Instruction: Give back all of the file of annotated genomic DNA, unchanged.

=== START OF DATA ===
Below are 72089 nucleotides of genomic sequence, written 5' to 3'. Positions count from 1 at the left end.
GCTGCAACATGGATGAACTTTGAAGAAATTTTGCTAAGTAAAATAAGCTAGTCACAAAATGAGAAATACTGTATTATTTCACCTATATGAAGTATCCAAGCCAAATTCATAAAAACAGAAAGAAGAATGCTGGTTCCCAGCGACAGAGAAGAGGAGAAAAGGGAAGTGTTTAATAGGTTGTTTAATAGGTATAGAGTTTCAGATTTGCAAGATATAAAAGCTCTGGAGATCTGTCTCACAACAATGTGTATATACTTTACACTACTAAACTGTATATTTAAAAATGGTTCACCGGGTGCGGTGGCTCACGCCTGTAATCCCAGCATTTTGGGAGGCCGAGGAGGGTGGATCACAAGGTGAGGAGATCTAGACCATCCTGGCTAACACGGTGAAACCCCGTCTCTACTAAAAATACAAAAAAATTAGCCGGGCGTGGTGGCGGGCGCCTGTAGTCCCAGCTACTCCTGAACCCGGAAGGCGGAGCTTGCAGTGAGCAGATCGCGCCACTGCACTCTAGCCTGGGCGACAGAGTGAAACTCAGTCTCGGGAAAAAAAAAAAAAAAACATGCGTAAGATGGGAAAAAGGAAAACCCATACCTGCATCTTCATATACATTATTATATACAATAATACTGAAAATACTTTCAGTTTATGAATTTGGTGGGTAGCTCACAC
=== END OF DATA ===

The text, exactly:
Below are 72089 nucleotides of genomic sequence, written 5' to 3'. Positions count from 1 at the left end.
GCTGCAACATGGATGAACTTTGAAGAAATTTTGCTAAGTAAAATAAGCTAGTCACAAAATGAGAAATACTGTATTATTTCACCTATATGAAGTATCCAAGCCAAATTCATAAAAACAGAAAGAAGAATGCTGGTTCCCAGCGACAGAGAAGAGGAGAAAAGGGAAGTGTTTAATAGGTTGTTTAATAGGTATAGAGTTTCAGATTTGCAAGATATAAAAGCTCTGGAGATCTGTCTCACAACAATGTGTATATACTTTACACTACTAAACTGTATATTTAAAAATGGTTCACCGGGTGCGGTGGCTCACGCCTGTAATCCCAGCATTTTGGGAGGCCGAGGAGGGTGGATCACAAGGTGAGGAGATCTAGACCATCCTGGCTAACACGGTGAAACCCCGTCTCTACTAAAAATACAAAAAAATTAGCCGGGCGTGGTGGCGGGCGCCTGTAGTCCCAGCTACTCCTGAACCCGGAAGGCGGAGCTTGCAGTGAGCAGATCGCGCCACTGCACTCTAGCCTGGGCGACAGAGTGAAACTCAGTCTCGGGAAAAAAAAAAAAAAAACATGCGTAAGATGGGAAAAAGGAAAACCCATACCTGCATCTTCATATACATTATTATATACAATAATACTGAAAATACTTTCAGTTTATGAATTTGGTGGGTAGCTCACAC